[And as an aside, it's essentially the same phenomenon and "ethos" (an "ethos" that is more of an economic model dependent on acquisition or massive funding) that drives many Web 2.0 companies. Many of them make the mistake of divorcing "the power of free" from the need to be acquired. Others are smart enough to know when to fold 'em, for healthy valuations.]

If "free" is so great, then isn't even freer even better?

There is a certain false cleverness, then, about business models that smugly give stuff away to put others out of business, based on the knowledge that some other parts of an enormous (and hopefully, diversified) conglomerate can subsidize the insanely great deal consumers are getting on the other stuff. It works as long as that profitable part is safe! For most companies, it isn't.

Make no mistake though, for a handful of gigantic companies, these models are *very* clever and they work very well. The overall profitability comes from bringing a very large number of consumers and businesses into the "fold," and figuring out how to maximize profits from the few areas that consumers will actually "pay" for. Yes, in an era when everything seems free, I even have to put "pay for" in scare quotes.

That's why today I dub the large Internet companies (we used to call them portals) Super Funnels. It's far more complex than just the rather simplistic idea that we can offer cloud-based services cheaper, or free, or support whole lines of businesses with ads. But it is all about the rampant amount of investment capital and cash flow that makes it possible to create amazing user experiences and products that cost very little... as long as some element of the whole process, and hopefully many elements, are wildly profitable. Achieving this is not like falling off a log. The funnel has to be very well engineered, and the pockets have to be very deep.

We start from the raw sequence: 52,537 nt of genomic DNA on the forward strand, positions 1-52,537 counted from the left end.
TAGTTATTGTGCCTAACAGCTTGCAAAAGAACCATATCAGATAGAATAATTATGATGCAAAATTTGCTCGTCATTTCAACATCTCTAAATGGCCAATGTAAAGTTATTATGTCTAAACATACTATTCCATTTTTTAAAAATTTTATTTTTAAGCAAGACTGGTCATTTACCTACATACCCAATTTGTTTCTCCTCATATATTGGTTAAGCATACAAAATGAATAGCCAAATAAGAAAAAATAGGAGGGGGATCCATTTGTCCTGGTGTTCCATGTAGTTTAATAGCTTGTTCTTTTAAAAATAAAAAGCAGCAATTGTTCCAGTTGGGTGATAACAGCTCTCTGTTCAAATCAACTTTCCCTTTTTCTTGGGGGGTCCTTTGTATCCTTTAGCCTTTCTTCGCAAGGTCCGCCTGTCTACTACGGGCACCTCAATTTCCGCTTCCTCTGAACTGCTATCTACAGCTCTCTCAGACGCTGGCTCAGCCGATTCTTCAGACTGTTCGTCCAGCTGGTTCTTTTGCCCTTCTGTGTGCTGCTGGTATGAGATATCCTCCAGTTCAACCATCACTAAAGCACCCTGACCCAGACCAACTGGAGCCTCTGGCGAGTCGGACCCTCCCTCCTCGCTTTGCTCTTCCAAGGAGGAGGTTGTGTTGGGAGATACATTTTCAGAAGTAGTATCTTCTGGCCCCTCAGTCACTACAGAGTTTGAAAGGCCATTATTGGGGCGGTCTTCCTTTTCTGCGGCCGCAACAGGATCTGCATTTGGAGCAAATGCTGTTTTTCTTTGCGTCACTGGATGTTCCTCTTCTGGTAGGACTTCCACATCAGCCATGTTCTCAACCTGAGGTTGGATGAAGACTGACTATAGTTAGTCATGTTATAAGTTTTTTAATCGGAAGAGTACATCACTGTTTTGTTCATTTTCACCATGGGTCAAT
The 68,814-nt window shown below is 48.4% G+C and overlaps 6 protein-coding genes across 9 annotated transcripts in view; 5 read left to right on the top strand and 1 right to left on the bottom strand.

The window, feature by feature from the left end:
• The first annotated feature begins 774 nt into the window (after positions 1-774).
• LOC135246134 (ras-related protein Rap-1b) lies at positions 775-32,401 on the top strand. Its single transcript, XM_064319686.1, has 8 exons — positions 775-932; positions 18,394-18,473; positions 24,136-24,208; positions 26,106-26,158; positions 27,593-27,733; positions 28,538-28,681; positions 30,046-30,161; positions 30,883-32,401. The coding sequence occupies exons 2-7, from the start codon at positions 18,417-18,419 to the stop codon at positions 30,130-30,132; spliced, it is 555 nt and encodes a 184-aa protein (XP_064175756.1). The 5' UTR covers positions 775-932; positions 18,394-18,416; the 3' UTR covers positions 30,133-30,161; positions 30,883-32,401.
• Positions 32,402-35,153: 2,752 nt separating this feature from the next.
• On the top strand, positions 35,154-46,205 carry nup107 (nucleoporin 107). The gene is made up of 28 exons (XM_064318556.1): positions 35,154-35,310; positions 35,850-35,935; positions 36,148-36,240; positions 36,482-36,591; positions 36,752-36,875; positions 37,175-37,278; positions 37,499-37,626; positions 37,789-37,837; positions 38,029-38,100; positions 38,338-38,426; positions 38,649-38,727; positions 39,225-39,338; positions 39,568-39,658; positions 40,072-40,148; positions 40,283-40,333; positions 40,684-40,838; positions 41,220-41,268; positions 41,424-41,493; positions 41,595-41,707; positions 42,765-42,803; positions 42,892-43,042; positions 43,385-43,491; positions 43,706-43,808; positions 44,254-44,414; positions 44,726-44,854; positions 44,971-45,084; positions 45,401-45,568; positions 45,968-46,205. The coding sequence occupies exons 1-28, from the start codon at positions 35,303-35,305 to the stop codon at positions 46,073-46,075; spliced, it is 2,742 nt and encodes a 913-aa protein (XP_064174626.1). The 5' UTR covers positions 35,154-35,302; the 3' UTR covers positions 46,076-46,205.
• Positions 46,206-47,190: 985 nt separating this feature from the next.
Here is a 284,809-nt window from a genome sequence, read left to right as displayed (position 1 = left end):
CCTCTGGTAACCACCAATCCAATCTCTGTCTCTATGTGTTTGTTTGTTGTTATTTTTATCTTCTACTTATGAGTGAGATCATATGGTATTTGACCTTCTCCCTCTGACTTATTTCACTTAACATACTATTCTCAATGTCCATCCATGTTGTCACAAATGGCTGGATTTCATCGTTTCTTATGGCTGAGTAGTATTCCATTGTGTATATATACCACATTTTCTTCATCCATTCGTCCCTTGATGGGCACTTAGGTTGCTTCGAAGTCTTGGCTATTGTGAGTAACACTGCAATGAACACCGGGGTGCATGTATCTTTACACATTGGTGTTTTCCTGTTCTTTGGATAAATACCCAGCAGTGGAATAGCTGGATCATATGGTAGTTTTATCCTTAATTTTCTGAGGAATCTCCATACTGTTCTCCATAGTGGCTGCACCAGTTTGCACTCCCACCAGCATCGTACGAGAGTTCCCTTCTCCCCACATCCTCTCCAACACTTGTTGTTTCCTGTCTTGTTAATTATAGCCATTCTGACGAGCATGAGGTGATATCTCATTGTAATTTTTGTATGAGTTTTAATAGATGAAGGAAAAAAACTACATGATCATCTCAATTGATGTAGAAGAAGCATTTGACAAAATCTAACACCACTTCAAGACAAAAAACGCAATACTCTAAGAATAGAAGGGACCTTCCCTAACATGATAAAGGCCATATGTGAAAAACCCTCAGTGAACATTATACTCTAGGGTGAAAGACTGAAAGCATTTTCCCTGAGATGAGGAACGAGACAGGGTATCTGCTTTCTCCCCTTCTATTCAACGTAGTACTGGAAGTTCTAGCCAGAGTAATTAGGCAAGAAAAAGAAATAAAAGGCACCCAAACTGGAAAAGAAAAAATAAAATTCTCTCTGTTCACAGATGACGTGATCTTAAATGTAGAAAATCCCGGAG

Connected to my analysis (which basically says, beware of "the power of free" if all that means is an ad-supported model that assumes x% of users will tolerate and act upon advertising) is the rampant assumption that display ads online are holding up well as an economic model. What are the CTR's and ROI on such ads? So poor, metrics gurus have to come up with new measures that disguise the lack of engagement. Where people are really going to share and interact - platforms like Facebook - will let you bother users for a $0.30 CPM... and this may be the high-water mark.

Search ads are largely safe, for now, because they are quasi-classifieds, and because Google engineers the ad program to make the ads and the sites they lead to actually as good as or better than the sites in the organic/blended index results. That leads to the question, won't somebody eventually come up with more pleasing organic index results? What if someone releases something very, very good, and makes it available without ads for three years? They'll need a few hundred million dollars to try that stunt on any serious scale.

Can someone out-Google Google? Eventually, someone will, but for now the discourse of "the power of free" will sync up well with the next 5-10 years of Google hyperprofits. It's just a mischaracterization that "free" has true power, divorced from its rare, Super Funnel context. Google is the most efficient Super Funnel today, which will continue to be very disruptive to former dominant ones like Microsoft (other targets will be phone monopolies and the list goes on). To get back to a scale that can challenge Google's dominance, Microsoft has been rightly looking to bulk up to achieve more scale in today's dominant ("power of so-called free") business model. Hence its interest in Yahoo, Facebook, and others. Can Microsoft "go it alone" in this quest, as the current discourse of Ballmer and Gates suggests? It's highly doubtful. If they do not return to several bargaining tables soon, the buildout will take too long.